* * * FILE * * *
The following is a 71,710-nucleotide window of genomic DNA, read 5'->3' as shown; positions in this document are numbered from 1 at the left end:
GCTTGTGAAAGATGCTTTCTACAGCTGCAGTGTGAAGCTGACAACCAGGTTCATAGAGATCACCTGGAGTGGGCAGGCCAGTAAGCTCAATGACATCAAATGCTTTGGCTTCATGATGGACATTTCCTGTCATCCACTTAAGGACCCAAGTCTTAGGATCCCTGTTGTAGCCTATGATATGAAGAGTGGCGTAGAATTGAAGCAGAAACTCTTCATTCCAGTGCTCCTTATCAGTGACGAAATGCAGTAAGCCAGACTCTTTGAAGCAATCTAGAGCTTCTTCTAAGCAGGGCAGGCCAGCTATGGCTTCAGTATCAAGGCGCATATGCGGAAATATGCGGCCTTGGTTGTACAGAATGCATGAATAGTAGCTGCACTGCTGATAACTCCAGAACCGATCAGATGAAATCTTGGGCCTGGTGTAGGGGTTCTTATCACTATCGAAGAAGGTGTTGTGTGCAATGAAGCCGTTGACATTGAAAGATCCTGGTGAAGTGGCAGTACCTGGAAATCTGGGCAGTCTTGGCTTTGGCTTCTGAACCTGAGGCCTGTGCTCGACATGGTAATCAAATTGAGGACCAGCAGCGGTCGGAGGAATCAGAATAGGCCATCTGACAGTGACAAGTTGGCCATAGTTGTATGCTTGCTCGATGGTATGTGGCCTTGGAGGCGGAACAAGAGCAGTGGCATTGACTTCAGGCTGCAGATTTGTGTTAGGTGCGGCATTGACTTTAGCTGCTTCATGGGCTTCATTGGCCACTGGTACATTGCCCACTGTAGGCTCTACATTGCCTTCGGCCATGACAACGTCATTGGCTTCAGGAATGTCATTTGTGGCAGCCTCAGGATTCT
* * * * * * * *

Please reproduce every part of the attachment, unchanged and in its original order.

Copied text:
The following is a 71,710-nucleotide window of genomic DNA, read 5'->3' as shown; positions in this document are numbered from 1 at the left end:
GCTTGTGAAAGATGCTTTCTACAGCTGCAGTGTGAAGCTGACAACCAGGTTCATAGAGATCACCTGGAGTGGGCAGGCCAGTAAGCTCAATGACATCAAATGCTTTGGCTTCATGATGGACATTTCCTGTCATCCACTTAAGGACCCAAGTCTTAGGATCCCTGTTGTAGCCTATGATATGAAGAGTGGCGTAGAATTGAAGCAGAAACTCTTCATTCCAGTGCTCCTTATCAGTGACGAAATGCAGTAAGCCAGACTCTTTGAAGCAATCTAGAGCTTCTTCTAAGCAGGGCAGGCCAGCTATGGCTTCAGTATCAAGGCGCATATGCGGAAATATGCGGCCTTGGTTGTACAGAATGCATGAATAGTAGCTGCACTGCTGATAACTCCAGAACCGATCAGATGAAATCTTGGGCCTGGTGTAGGGGTTCTTATCACTATCGAAGAAGGTGTTGTGTGCAATGAAGCCGTTGACATTGAAAGATCCTGGTGAAGTGGCAGTACCTGGAAATCTGGGCAGTCTTGGCTTTGGCTTCTGAACCTGAGGCCTGTGCTCGACATGGTAATCAAATTGAGGACCAGCAGCGGTCGGAGGAATCAGAATAGGCCATCTGACAGTGACAAGTTGGCCATAGTTGTATGCTTGCTCGATGGTATGTGGCCTTGGAGGCGGAACAAGAGCAGTGGCATTGACTTCAGGCTGCAGATTTGTGTTAGGTGCGGCATTGACTTTAGCTGCTTCATGGGCTTCATTGGCCACTGGTACATTGCCCACTGTAGGCTCTACATTGCCTTCGGCCATGACAACGTCATTGGCTTCAGGAATGTCATTTGTGGCAGCCTCAGGATTCT